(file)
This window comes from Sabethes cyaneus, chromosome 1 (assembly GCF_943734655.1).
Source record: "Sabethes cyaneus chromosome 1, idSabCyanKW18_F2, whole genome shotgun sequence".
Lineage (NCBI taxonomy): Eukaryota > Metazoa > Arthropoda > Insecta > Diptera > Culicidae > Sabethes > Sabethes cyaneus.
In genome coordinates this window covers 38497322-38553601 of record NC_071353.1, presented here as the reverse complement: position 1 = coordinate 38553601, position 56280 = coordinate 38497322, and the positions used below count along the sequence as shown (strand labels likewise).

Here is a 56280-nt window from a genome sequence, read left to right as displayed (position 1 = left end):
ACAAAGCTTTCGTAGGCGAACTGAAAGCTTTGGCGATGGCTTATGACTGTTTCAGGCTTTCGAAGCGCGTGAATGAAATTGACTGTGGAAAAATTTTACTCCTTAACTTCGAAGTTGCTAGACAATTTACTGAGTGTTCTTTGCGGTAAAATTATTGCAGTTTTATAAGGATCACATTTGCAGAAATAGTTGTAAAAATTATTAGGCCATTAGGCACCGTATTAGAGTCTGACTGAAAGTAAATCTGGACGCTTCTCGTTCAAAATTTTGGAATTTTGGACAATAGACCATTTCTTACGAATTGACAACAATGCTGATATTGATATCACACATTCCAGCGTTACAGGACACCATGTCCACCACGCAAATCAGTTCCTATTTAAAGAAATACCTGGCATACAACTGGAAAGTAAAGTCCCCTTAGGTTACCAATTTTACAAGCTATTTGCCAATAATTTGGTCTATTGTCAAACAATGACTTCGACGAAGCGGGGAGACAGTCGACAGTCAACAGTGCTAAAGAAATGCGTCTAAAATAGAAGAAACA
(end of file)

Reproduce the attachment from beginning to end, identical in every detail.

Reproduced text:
This window comes from Sabethes cyaneus, chromosome 1 (assembly GCF_943734655.1).
Source record: "Sabethes cyaneus chromosome 1, idSabCyanKW18_F2, whole genome shotgun sequence".
Lineage (NCBI taxonomy): Eukaryota > Metazoa > Arthropoda > Insecta > Diptera > Culicidae > Sabethes > Sabethes cyaneus.
In genome coordinates this window covers 38497322-38553601 of record NC_071353.1, presented here as the reverse complement: position 1 = coordinate 38553601, position 56280 = coordinate 38497322, and the positions used below count along the sequence as shown (strand labels likewise).

Here is a 56280-nt window from a genome sequence, read left to right as displayed (position 1 = left end):
ACAAAGCTTTCGTAGGCGAACTGAAAGCTTTGGCGATGGCTTATGACTGTTTCAGGCTTTCGAAGCGCGTGAATGAAATTGACTGTGGAAAAATTTTACTCCTTAACTTCGAAGTTGCTAGACAATTTACTGAGTGTTCTTTGCGGTAAAATTATTGCAGTTTTATAAGGATCACATTTGCAGAAATAGTTGTAAAAATTATTAGGCCATTAGGCACCGTATTAGAGTCTGACTGAAAGTAAATCTGGACGCTTCTCGTTCAAAATTTTGGAATTTTGGACAATAGACCATTTCTTACGAATTGACAACAATGCTGATATTGATATCACACATTCCAGCGTTACAGGACACCATGTCCACCACGCAAATCAGTTCCTATTTAAAGAAATACCTGGCATACAACTGGAAAGTAAAGTCCCCTTAGGTTACCAATTTTACAAGCTATTTGCCAATAATTTGGTCTATTGTCAAACAATGACTTCGACGAAGCGGGGAGACAGTCGACAGTCAACAGTGCTAAAGAAATGCGTCTAAAATAGAAGAAACA